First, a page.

Talk:Extensions to the International Phonetic Alphabet

From Wikipedia, the free encyclopedia
Jump to: navigation, search
WikiProject Writing systems (Rated Start-class, Mid-importance)
WikiProject icon This article falls within the scope of WikiProject Writing systems, a WikiProject interested in improving the encyclopaedic coverage and content of articles relating to writing systems on Wikipedia. If you would like to help out, you are welcome to drop by the project page and/or leave a query at the project’s talk page.
Start-Class article Start  This article has been rated as Start-Class on the project's quality scale.
 Mid  This article has been rated as Mid-importance on the project's importance scale.
WikiProject Medicine (Rated C-class, Low-importance)
WikiProject icon This article is within the scope of WikiProject Medicine, which recommends that medicine-related articles follow the Manual of Style for medicine-related articles and that biomedical information in any article use high-quality medical sources. Please visit the project page for details or ask questions at Wikipedia talk:WikiProject Medicine.
C-Class article C  This article has been rated as C-Class on the project's quality scale.
 Low  This article has been rated as Low-importance on the project's importance scale.


I can't view some of the symbols. Is there any program or a patch to my Windows XP to solve this problem? --Acepectif 04:32, 3 December 2006 (UTC)

A good browser should have them. Switch to Firefox if you are still using Internet Explorer. — Paul G 06:42, 6 May 2007 (UTC)

Percussive consonants[edit]

What are Bilabial and Bidental percussives? Are they used in any languages? Could anyone who knows what they are create the articles about them? 17:30, 8 August 2007 (UTC)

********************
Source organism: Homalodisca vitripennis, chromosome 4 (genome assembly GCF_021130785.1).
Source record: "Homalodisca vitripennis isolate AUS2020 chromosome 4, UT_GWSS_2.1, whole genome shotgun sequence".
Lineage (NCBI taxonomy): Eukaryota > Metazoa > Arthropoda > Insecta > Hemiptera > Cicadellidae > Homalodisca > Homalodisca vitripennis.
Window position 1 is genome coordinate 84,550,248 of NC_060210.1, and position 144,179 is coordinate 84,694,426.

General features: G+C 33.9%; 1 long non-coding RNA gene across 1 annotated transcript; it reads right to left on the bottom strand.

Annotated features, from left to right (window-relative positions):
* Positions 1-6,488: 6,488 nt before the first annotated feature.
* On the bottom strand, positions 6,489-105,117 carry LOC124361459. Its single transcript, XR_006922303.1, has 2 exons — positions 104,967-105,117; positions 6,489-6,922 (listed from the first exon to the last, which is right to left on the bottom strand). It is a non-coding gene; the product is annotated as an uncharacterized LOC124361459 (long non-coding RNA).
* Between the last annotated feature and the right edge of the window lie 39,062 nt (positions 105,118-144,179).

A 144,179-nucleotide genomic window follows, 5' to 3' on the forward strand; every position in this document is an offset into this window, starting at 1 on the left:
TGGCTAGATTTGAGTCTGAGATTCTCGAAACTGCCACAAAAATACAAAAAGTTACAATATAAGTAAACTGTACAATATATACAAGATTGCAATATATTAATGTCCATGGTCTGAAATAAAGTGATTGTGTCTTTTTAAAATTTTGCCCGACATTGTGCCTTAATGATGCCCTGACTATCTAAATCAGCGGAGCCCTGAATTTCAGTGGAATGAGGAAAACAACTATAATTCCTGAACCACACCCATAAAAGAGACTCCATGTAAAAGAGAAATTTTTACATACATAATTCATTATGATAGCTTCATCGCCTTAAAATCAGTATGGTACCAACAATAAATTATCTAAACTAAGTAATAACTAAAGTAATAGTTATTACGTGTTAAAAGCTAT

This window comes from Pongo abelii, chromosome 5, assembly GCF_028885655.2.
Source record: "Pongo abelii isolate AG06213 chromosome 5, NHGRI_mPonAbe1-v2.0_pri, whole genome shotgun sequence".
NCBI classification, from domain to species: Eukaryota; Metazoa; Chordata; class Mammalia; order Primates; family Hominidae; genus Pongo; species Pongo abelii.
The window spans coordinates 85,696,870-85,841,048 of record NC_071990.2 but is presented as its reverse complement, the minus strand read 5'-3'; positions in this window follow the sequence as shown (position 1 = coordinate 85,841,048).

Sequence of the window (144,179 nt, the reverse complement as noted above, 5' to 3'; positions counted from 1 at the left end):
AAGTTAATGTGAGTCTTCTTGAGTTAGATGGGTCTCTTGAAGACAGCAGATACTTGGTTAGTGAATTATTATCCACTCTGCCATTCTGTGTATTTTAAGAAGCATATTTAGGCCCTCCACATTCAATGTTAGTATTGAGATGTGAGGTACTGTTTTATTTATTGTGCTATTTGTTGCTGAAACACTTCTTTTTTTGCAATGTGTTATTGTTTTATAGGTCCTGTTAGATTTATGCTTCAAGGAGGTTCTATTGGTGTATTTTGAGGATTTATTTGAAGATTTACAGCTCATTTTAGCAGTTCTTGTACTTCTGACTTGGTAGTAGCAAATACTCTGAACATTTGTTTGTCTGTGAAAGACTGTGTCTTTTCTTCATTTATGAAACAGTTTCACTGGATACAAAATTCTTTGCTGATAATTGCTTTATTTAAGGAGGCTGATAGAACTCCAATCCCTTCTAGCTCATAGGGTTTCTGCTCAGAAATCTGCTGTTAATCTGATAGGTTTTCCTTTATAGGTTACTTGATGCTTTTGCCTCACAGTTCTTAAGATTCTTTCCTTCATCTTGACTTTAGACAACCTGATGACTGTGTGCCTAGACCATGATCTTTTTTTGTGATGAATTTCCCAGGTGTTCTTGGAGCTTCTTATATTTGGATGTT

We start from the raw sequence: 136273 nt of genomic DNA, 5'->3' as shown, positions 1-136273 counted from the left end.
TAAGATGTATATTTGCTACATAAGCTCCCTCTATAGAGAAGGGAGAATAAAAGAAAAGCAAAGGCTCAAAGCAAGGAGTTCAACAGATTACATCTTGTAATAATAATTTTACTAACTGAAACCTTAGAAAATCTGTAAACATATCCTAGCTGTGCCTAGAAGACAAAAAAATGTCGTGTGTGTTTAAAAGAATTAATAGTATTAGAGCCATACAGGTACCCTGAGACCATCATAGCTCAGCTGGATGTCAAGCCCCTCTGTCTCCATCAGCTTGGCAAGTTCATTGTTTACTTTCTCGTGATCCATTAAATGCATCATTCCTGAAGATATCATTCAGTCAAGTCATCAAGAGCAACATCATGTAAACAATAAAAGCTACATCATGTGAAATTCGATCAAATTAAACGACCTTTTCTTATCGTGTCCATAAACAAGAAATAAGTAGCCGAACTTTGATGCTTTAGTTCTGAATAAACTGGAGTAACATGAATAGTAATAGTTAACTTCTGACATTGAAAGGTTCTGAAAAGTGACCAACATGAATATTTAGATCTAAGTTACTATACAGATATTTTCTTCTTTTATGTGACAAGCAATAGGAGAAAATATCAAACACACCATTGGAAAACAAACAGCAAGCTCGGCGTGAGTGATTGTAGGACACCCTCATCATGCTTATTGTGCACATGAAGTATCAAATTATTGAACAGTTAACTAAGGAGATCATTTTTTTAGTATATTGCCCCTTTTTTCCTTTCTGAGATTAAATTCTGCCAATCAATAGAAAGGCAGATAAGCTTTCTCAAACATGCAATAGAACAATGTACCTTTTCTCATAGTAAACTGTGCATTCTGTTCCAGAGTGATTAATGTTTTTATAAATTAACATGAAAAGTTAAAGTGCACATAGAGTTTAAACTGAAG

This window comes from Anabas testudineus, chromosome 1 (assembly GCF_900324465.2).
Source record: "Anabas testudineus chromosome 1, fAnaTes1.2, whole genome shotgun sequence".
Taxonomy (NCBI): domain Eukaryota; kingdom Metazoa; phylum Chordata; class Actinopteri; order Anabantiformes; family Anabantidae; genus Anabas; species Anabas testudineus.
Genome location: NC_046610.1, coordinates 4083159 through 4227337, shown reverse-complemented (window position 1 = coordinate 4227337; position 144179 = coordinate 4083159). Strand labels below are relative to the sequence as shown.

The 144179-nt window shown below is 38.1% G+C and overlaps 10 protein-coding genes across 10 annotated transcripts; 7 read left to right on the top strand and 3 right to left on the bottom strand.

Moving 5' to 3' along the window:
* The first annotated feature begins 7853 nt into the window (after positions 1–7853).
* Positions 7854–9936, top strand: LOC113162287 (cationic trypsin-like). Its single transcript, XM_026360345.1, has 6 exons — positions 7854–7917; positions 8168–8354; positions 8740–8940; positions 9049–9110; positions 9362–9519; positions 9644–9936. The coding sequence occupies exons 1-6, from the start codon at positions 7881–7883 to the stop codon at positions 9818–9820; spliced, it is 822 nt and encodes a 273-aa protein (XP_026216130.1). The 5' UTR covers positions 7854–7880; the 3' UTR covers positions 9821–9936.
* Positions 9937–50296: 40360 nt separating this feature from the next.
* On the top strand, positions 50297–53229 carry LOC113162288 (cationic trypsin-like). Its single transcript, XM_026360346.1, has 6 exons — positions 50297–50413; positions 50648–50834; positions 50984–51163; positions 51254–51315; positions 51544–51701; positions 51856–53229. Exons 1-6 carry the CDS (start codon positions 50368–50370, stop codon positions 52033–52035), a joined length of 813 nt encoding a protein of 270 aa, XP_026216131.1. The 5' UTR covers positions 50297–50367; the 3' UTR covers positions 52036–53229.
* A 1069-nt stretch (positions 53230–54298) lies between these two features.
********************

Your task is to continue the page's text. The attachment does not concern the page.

Extensions to the IPA[edit]

Hi, where does the name "Extended IPA" come from? Is it widely used in phonetics/speech pathology circles? I'm asking because the Handbook uses "Extensions to the IPA", not "Extended IPA". --Kjoonlee 00:00, 9 September 2007 (UTC)

No sources? Is the title of this article OR? --Kjoonlee 10:56, 18 September 2007 (UTC)
Probably a mix up. The Handbook refers to "extended IPA symbols" and the "extended IPA character set". I wouldn't call it OR, though: We have thousands of articles with de novo names due to one compromise or another. (Right now I'm looking at Brāhmī script, which was so named to avoid edit wars over whether or not it's an "alphabet". I would hardly call that OR.) It doesn't matter to me which title we choose for this article, and I seriously doubt anyone will object if you just go ahead and move it. kwami 05:15, 29 October 2007 (UTC)
Yes, I support the move. Ƶ§œš¹ [aɪm ˈfɻɛ̃ⁿdˡi] 07:43, 2 December 2007 (UTC)


Somewhere I've seen turned small-cap K and U used (or suggested) to mean 'any consonant' and 'any vowel' respectively; but my Unicode browser doesn't show them at all. Are they heretical? —Tamfang (talk) 03:40, 8 October 2010 (UTC)

In Unicode:
  • U+029E ʞ LATIN SMALL LETTER TURNED K (HTML ʞ · so no capital) in block IPA Extensions
  • No turned U found, neither small nor capital.
  • IPA Extensions chart says: latin small letter turned k * proposed for velar click * Withdrawn by IPA in 1970.
Only giving this information, I cannot conclude on the question. -DePiep (talk) 10:04, 8 October 2010 (UTC)

@Tamfang: No, they're not in Unicode as of v8, and are unlikely to be added unless someone picks them up for something else. They were mentioned in the 1949 Principles as *suggestions* for improvement, along with several other symbols (see Phonetic Symbol Guide for a partial list) but were never adopted. People normally use C for 'consonant' and V for 'vowel'. (The extIPA chart mentions C for 'consonant' and F for 'fricative'.) I added common wildcards to the IPA article. — kwami (talk) 02:27, 14 September 2015 (UTC)

Disordered speech[edit]

Disordered speech is always bound to a language. That has nothing to do with denoting general symbols, which is the purpose of IPA. A sound that is considered a disorder in one language can be totally fine in another language. -- (talk) 21:51, 28 November 2016 (UTC)